Saturday, September 26, 2009

If I don't care, who will care?

I had a memorable travel experience from Tuticorin to Chennai. This time, for a change, I had booked my tickets in the "sleeper class". "Sleeper class" tickets cost only 30% of what you normally pay for "Third AC" tickets.

It is nearly 10+ years since I traveled in "sleeper class". My brain is still fresh with memories of "train travel" during my college days. During those days, "sleeper class" travel is a "luxurious thing". I normally used to travel in "unreserved" coach because it is very inexpensive. Unreserved coaches are typically packed with people. You'll be lucky if you get a chance to stretch your legs because someone will either be sitting or sleeping near your feet. During college days, the thought of traveling in 'sleeper class' excites me. First of all, I get a chance to properly "sleep" during my travel. Second of all, I get a chance to travel with all my college friends in "sleeper class". So, with all those sweet memories, I stepped into the "sleeper class" coach at Tuticorin.

I was first shocked to see the condition of the coach. Most of the things inside that coach was either rusty or dirty. The rest room was in pathetic condition - handles were 'sticky'; taps weren't clean; and there was a bad smell. The restroom had a western toilet and there were plastic bottles inside the toilet sink. I couldn't stop the tears that popped out from my eyes. Having traveled in 2nd AC & 3rd AC coaches recently, I know Indian Railways, maintain the rest rooms there, in a very good condition. But, the "sleeper class" rest rooms were in terrible condition. I couldn't imagine how the "unreserved coach" rest rooms will be. Why are people treated differently? Aren't the people traveling in "sleeper coach", HUMANS? (Also read: A ban on spitting pan in public places - who enforces it?)

I got down from the train at Mambalam and took a metro train to Nungambakkam. The coach was filled with people. Right after entering the coach, I smelled something very bad. I then observed that some of the other passengers have closed their nose with hand kerchiefs. I was looking around to find out where the smell was coming from. The thing that I saw, moved me very emotionally, again. There were human faeces on the floor spread out in a 3 ft x 3 ft area. It was in a dried up condition. I resisted the smell and got down at my station. But, I pitied the people, who were sitting in that coach for the rest of their journey.

I'm an educated youth. I'm passionate about my country. I get moved when I see things go wrong in front of my eyes. But, I didn't take any actions on that day. I didn't complain to anyone about the 'unclean' toilets or the 'nasty' condition of the coach in the metro train. I minded my OWN job on that day. If a person like me doesn't care for the society, who will care?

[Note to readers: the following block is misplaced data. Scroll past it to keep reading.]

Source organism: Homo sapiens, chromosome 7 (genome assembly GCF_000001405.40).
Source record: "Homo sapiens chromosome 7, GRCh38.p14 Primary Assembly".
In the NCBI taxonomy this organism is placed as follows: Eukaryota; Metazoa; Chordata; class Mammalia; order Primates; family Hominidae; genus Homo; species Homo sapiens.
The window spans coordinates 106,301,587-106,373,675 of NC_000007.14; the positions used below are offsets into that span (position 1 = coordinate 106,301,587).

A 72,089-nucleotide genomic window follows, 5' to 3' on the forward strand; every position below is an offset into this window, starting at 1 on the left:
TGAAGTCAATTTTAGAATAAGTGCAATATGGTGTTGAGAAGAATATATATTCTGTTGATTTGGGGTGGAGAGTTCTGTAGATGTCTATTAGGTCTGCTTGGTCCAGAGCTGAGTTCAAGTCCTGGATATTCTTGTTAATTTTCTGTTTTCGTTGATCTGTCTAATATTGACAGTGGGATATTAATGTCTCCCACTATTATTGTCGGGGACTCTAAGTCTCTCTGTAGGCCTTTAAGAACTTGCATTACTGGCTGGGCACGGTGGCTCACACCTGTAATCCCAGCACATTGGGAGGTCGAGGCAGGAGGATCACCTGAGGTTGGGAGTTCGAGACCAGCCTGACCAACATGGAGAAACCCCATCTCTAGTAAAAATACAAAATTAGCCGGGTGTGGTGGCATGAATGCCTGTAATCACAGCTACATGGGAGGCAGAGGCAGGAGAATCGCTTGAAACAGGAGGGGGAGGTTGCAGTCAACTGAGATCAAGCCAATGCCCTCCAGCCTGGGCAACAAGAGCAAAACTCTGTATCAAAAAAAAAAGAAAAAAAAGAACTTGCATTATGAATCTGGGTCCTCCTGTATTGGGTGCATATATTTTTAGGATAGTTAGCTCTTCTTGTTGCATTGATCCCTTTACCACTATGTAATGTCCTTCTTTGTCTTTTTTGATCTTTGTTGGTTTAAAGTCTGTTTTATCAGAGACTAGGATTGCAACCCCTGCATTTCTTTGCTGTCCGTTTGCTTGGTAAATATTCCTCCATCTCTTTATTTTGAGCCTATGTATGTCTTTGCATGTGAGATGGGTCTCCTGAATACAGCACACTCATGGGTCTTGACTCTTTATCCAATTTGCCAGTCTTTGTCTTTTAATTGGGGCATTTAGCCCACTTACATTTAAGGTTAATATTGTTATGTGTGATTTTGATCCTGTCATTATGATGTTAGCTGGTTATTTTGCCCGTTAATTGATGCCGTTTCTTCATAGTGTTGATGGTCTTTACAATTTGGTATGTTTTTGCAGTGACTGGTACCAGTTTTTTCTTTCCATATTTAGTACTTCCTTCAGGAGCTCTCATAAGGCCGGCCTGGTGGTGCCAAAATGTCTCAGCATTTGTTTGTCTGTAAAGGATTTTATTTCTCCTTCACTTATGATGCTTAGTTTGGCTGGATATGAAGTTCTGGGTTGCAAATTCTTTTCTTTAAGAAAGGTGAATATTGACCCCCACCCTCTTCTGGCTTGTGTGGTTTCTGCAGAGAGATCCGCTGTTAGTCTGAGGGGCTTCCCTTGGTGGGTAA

I see people on the road, violating traffic signs; I see people crossing railway tracks when there are well laid skywalks; I see people dumping trash on the road side when there are proper dumpsters; I see people using the road side as rest rooms; I see sewage gushing out of potholes on the roads, causing hygiene threats. But, I haven't taken any action.

(Also read: Kovilpatti Railway Station - Super Clean!)

Am I too selfish that I don't care about what happens around me? Why am I minding my own job? Do I also behave like an ordinary citizen of India? Am I expecting the government to take care of everything? Don't I have a responsibility towards this society? I'm privileged to have good education, health and wealth. Why shouldn't I be caring about this? If I don't care, who will care? If I don't take action, who will?

Also read:

Traveling near restrooms in the train isn't fun
Skywalks in Train Stations - What are they for?


  1. > If I don't care, who will care?

    Truth is, a lot of young educated people do see the atrocities around them. But like the previous generation, they are "learning" to adjust to this "lifestyle".

    The solution as I see is: we need well educated youngsters to participate actively in our politics. The younger they participate the more purer they are. This young guy (our hero) should not be a person from the cine field and should not be the son of a politician. If our hero is willing to put his life and career at stake (huge risk) and somehow succeed... well.. once he succeeds its easy to get the print media and the internet to idolize him. Then he will set example for more youngster to follow his path. Huge risks, huge reward.

  2. ur blog is I have put a link in my blog .U shd write in the Hindu so more of us can benefit :)

  3. I'm glad that you liked the blog. - Saro

  4. Instead of blogging u shld have complained it.
    since nobody is bothered abt cleanliness atleast people who are travelling the situation is getting worser.


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